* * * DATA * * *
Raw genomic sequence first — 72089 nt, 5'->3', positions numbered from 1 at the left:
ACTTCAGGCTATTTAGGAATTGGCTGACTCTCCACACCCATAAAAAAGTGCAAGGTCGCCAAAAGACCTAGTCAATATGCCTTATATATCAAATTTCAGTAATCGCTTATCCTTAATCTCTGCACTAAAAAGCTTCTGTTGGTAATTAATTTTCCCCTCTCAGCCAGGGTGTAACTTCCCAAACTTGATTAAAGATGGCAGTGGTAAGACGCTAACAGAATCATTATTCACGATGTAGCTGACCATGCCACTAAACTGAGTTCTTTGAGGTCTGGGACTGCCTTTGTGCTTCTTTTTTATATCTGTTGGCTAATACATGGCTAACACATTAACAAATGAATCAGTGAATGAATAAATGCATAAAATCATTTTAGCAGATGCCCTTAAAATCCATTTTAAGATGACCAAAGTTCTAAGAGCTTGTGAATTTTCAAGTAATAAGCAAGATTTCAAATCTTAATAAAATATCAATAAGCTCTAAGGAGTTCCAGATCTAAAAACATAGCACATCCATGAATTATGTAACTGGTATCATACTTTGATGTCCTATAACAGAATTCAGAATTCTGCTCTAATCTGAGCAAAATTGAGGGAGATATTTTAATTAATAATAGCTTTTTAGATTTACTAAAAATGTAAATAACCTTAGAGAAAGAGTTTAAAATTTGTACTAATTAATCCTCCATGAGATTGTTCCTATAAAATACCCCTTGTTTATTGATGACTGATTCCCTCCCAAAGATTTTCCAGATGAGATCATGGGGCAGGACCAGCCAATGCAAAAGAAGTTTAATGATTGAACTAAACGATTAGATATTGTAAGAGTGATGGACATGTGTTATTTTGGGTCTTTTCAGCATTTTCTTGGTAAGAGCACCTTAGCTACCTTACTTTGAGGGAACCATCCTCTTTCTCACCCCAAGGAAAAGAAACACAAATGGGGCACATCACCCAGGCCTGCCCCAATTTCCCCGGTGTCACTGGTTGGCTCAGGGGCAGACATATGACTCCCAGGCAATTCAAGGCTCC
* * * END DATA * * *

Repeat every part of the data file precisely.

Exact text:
Raw genomic sequence first — 72089 nt, 5'->3', positions numbered from 1 at the left:
ACTTCAGGCTATTTAGGAATTGGCTGACTCTCCACACCCATAAAAAAGTGCAAGGTCGCCAAAAGACCTAGTCAATATGCCTTATATATCAAATTTCAGTAATCGCTTATCCTTAATCTCTGCACTAAAAAGCTTCTGTTGGTAATTAATTTTCCCCTCTCAGCCAGGGTGTAACTTCCCAAACTTGATTAAAGATGGCAGTGGTAAGACGCTAACAGAATCATTATTCACGATGTAGCTGACCATGCCACTAAACTGAGTTCTTTGAGGTCTGGGACTGCCTTTGTGCTTCTTTTTTATATCTGTTGGCTAATACATGGCTAACACATTAACAAATGAATCAGTGAATGAATAAATGCATAAAATCATTTTAGCAGATGCCCTTAAAATCCATTTTAAGATGACCAAAGTTCTAAGAGCTTGTGAATTTTCAAGTAATAAGCAAGATTTCAAATCTTAATAAAATATCAATAAGCTCTAAGGAGTTCCAGATCTAAAAACATAGCACATCCATGAATTATGTAACTGGTATCATACTTTGATGTCCTATAACAGAATTCAGAATTCTGCTCTAATCTGAGCAAAATTGAGGGAGATATTTTAATTAATAATAGCTTTTTAGATTTACTAAAAATGTAAATAACCTTAGAGAAAGAGTTTAAAATTTGTACTAATTAATCCTCCATGAGATTGTTCCTATAAAATACCCCTTGTTTATTGATGACTGATTCCCTCCCAAAGATTTTCCAGATGAGATCATGGGGCAGGACCAGCCAATGCAAAAGAAGTTTAATGATTGAACTAAACGATTAGATATTGTAAGAGTGATGGACATGTGTTATTTTGGGTCTTTTCAGCATTTTCTTGGTAAGAGCACCTTAGCTACCTTACTTTGAGGGAACCATCCTCTTTCTCACCCCAAGGAAAAGAAACACAAATGGGGCACATCACCCAGGCCTGCCCCAATTTCCCCGGTGTCACTGGTTGGCTCAGGGGCAGACATATGACTCCCAGGCAATTCAAGGCTCC